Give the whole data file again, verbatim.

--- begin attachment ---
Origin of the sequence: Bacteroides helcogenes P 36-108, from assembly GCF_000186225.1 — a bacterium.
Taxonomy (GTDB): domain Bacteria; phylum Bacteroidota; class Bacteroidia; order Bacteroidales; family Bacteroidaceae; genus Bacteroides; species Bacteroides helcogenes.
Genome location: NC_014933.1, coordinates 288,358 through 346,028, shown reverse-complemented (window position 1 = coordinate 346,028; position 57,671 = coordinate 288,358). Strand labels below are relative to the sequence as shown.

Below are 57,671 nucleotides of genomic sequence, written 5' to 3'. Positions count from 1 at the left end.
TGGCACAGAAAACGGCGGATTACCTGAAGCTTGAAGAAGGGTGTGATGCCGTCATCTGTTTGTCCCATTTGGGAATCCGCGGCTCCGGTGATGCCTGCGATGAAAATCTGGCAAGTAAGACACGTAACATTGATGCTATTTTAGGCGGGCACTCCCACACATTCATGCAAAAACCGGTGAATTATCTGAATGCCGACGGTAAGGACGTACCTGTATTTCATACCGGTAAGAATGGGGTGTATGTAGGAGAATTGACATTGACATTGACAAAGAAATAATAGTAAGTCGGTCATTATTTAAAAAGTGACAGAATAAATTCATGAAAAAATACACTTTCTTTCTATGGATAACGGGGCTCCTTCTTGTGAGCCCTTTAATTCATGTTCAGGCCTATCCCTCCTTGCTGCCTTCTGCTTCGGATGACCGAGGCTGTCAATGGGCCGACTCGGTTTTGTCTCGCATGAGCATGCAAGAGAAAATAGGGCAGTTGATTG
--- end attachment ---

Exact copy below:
Origin of the sequence: Bacteroides helcogenes P 36-108, from assembly GCF_000186225.1 — a bacterium.
Taxonomy (GTDB): domain Bacteria; phylum Bacteroidota; class Bacteroidia; order Bacteroidales; family Bacteroidaceae; genus Bacteroides; species Bacteroides helcogenes.
Genome location: NC_014933.1, coordinates 288,358 through 346,028, shown reverse-complemented (window position 1 = coordinate 346,028; position 57,671 = coordinate 288,358). Strand labels below are relative to the sequence as shown.

Below are 57,671 nucleotides of genomic sequence, written 5' to 3'. Positions count from 1 at the left end.
TGGCACAGAAAACGGCGGATTACCTGAAGCTTGAAGAAGGGTGTGATGCCGTCATCTGTTTGTCCCATTTGGGAATCCGCGGCTCCGGTGATGCCTGCGATGAAAATCTGGCAAGTAAGACACGTAACATTGATGCTATTTTAGGCGGGCACTCCCACACATTCATGCAAAAACCGGTGAATTATCTGAATGCCGACGGTAAGGACGTACCTGTATTTCATACCGGTAAGAATGGGGTGTATGTAGGAGAATTGACATTGACATTGACAAAGAAATAATAGTAAGTCGGTCATTATTTAAAAAGTGACAGAATAAATTCATGAAAAAATACACTTTCTTTCTATGGATAACGGGGCTCCTTCTTGTGAGCCCTTTAATTCATGTTCAGGCCTATCCCTCCTTGCTGCCTTCTGCTTCGGATGACCGAGGCTGTCAATGGGCCGACTCGGTTTTGTCTCGCATGAGCATGCAAGAGAAAATAGGGCAGTTGATTG